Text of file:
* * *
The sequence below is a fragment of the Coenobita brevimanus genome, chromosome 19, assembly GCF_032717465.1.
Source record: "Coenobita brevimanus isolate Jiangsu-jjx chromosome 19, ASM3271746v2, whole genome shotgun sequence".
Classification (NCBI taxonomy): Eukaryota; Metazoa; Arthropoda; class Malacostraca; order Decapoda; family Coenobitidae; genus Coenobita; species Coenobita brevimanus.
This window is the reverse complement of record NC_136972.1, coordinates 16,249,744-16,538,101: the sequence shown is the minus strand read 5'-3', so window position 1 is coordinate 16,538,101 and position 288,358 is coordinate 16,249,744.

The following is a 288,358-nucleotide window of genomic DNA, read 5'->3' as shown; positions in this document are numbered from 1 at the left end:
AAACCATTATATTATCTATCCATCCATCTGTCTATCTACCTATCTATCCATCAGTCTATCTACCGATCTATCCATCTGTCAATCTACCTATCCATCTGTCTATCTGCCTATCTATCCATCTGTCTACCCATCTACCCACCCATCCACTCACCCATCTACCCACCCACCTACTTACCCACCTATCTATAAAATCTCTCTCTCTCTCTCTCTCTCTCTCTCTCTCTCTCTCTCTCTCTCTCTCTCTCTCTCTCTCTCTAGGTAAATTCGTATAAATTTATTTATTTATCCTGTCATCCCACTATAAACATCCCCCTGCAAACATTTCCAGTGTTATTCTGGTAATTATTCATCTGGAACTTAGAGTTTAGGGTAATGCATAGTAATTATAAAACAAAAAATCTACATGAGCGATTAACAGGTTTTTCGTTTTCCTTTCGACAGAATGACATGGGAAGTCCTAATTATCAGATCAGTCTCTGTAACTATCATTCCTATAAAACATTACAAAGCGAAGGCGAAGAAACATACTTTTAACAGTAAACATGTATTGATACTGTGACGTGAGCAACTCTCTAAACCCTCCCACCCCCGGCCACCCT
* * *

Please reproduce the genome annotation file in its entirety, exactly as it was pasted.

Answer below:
The sequence below is a fragment of the Coenobita brevimanus genome, chromosome 19, assembly GCF_032717465.1.
Source record: "Coenobita brevimanus isolate Jiangsu-jjx chromosome 19, ASM3271746v2, whole genome shotgun sequence".
Classification (NCBI taxonomy): Eukaryota; Metazoa; Arthropoda; class Malacostraca; order Decapoda; family Coenobitidae; genus Coenobita; species Coenobita brevimanus.
This window is the reverse complement of record NC_136972.1, coordinates 16,249,744-16,538,101: the sequence shown is the minus strand read 5'-3', so window position 1 is coordinate 16,538,101 and position 288,358 is coordinate 16,249,744.

The following is a 288,358-nucleotide window of genomic DNA, read 5'->3' as shown; positions in this document are numbered from 1 at the left end:
AAACCATTATATTATCTATCCATCCATCTGTCTATCTACCTATCTATCCATCAGTCTATCTACCGATCTATCCATCTGTCAATCTACCTATCCATCTGTCTATCTGCCTATCTATCCATCTGTCTACCCATCTACCCACCCATCCACTCACCCATCTACCCACCCACCTACTTACCCACCTATCTATAAAATCTCTCTCTCTCTCTCTCTCTCTCTCTCTCTCTCTCTCTCTCTCTCTCTCTCTCTCTCTCTCTCTAGGTAAATTCGTATAAATTTATTTATTTATCCTGTCATCCCACTATAAACATCCCCCTGCAAACATTTCCAGTGTTATTCTGGTAATTATTCATCTGGAACTTAGAGTTTAGGGTAATGCATAGTAATTATAAAACAAAAAATCTACATGAGCGATTAACAGGTTTTTCGTTTTCCTTTCGACAGAATGACATGGGAAGTCCTAATTATCAGATCAGTCTCTGTAACTATCATTCCTATAAAACATTACAAAGCGAAGGCGAAGAAACATACTTTTAACAGTAAACATGTATTGATACTGTGACGTGAGCAACTCTCTAAACCCTCCCACCCCCGGCCACCCT